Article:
And I guess that I am post-confessional in the sense that the confessional poets are all dead. I am living post-them. I’ll concede that. But I don’t see myself as entertaining the same concerns.

I see myself more as a metaphysical poet. Am I post-metaphysical maybe? Because rather than using the self as a way of talking about the world, I use the world as a way of talking about the self. But I don’t think of the self as myself. If I did I don’t think I would be able to write a word. It is “a self” constructed consciously in the work and I think that is really the influence of one of my first teachers, David Bromige. In his book Tiny Courts and What’s Around Them, he has a line “and I cannot mean me.” And elsewhere he said, “How you feel personally about that apple orchard will only embarrass us.” He taught me that the concerns of one person, in one time, are small.

Bromige would gently remind me through his writing, his instruction, through the poets he invited me to read, that “I” only matters if it’s capable of being inhabited by anybody, including your reader.  You have to be willing in the poem to say the things that you don’t necessarily believe to be true. Shakespeare isn’t all of his characters. He can’t be Lear and Richard III and also Prospero. But I’m sure all those characters draw something from his psychology.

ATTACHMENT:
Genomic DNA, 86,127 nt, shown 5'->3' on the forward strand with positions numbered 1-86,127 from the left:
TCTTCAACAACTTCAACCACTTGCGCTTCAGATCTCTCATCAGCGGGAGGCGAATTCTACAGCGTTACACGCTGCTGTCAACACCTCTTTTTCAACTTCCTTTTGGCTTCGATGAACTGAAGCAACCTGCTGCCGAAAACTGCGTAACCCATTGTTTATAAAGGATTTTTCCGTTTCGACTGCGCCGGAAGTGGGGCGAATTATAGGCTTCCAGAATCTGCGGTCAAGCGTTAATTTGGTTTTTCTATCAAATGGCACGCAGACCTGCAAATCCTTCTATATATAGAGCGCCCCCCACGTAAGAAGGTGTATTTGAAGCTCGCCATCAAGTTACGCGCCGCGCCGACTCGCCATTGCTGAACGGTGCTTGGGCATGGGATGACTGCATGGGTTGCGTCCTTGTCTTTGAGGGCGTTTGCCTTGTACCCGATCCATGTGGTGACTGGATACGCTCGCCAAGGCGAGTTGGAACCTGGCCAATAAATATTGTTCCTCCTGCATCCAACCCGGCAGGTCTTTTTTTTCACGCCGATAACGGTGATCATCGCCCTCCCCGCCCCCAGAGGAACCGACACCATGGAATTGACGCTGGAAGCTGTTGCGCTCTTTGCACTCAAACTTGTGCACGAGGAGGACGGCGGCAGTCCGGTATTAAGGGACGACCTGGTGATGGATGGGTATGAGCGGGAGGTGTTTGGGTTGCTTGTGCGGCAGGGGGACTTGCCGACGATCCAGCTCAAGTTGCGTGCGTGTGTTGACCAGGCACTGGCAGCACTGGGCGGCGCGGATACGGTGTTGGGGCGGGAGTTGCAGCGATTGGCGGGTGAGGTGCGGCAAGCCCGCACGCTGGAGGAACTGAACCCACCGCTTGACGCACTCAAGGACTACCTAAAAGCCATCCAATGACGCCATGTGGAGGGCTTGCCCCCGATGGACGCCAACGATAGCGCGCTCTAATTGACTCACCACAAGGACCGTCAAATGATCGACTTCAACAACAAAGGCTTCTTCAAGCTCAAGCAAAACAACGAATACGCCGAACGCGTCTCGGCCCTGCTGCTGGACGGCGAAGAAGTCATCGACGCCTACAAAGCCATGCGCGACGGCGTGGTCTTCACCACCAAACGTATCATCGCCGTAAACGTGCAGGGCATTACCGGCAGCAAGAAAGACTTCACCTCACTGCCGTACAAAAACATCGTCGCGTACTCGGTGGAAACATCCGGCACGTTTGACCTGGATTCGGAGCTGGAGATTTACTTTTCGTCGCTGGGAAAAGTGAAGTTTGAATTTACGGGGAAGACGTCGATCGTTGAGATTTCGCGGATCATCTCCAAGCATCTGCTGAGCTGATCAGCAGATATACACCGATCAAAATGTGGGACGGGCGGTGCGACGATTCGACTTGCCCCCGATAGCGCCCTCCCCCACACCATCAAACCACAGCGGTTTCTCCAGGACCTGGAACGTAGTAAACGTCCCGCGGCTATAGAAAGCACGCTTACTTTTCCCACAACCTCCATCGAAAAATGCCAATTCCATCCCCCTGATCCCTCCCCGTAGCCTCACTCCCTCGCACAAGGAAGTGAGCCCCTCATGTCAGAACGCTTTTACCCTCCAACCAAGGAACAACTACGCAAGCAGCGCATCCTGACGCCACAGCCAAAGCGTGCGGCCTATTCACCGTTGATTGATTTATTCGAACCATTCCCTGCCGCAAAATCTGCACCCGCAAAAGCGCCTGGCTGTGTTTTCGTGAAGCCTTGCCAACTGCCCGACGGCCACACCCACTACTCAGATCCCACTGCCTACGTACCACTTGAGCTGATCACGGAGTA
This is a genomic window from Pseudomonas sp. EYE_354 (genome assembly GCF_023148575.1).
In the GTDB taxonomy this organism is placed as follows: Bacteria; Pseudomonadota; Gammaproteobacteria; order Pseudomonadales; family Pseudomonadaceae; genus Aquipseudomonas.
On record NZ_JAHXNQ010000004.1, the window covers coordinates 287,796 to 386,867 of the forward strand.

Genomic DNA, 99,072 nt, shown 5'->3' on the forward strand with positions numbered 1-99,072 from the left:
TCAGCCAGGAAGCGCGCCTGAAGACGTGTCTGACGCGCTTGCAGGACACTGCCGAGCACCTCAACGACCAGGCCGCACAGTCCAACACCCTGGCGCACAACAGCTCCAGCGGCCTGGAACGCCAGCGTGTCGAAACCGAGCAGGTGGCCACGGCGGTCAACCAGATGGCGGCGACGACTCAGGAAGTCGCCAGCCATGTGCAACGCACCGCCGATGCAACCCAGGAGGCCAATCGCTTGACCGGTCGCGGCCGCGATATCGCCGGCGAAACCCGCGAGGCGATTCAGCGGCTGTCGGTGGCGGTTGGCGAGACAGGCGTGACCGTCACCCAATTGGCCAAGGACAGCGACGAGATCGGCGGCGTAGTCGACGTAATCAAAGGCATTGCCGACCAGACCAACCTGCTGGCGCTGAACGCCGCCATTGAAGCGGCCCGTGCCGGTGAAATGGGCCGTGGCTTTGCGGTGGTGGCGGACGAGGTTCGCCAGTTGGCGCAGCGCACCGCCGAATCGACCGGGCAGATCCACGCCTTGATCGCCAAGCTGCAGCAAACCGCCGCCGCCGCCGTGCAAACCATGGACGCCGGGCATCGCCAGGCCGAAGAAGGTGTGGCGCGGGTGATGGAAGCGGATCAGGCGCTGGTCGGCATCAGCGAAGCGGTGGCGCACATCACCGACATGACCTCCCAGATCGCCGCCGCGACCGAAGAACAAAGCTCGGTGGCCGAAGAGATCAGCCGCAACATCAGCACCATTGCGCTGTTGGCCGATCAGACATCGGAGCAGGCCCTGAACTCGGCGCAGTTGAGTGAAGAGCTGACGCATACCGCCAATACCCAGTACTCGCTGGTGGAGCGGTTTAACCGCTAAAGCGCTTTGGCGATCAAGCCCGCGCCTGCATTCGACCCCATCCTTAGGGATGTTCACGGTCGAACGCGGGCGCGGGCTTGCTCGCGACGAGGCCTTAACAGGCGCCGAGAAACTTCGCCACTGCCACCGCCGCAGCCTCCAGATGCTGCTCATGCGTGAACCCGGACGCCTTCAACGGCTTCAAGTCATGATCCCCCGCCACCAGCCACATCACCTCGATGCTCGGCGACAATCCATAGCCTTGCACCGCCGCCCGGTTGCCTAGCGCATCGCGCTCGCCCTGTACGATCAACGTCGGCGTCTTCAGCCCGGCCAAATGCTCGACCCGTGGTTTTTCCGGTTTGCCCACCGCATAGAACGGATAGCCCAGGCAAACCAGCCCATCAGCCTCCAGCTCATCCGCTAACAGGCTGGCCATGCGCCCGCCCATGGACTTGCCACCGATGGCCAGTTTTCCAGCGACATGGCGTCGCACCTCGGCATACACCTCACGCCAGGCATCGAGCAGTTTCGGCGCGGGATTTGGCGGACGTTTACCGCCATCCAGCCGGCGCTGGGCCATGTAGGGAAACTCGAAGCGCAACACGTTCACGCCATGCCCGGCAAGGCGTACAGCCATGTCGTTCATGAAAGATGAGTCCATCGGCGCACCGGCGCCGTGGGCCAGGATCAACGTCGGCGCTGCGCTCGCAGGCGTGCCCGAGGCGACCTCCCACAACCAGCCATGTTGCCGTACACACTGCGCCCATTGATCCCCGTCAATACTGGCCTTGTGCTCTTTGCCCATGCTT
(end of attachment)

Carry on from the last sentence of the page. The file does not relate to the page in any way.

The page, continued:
I really think of myself as a dramatist. That was my first passion, playwriting. And I’ve never stopped being a playwright. I write very short plays, in my own voice, to be performed by me, based on my life! But other than that there is no “I” in there.

I recently wrote a poem entitled “Chicken.” It’s a very old slang expression that started out in prisons. Chicken, being a young boy or young man who is incapable of defending himself, and has to rely on the patronage, the friendship, the love of other men who are stronger and who can protect him. That language passes into the general queer argot of the 1950s— right around the time people start translating Genet.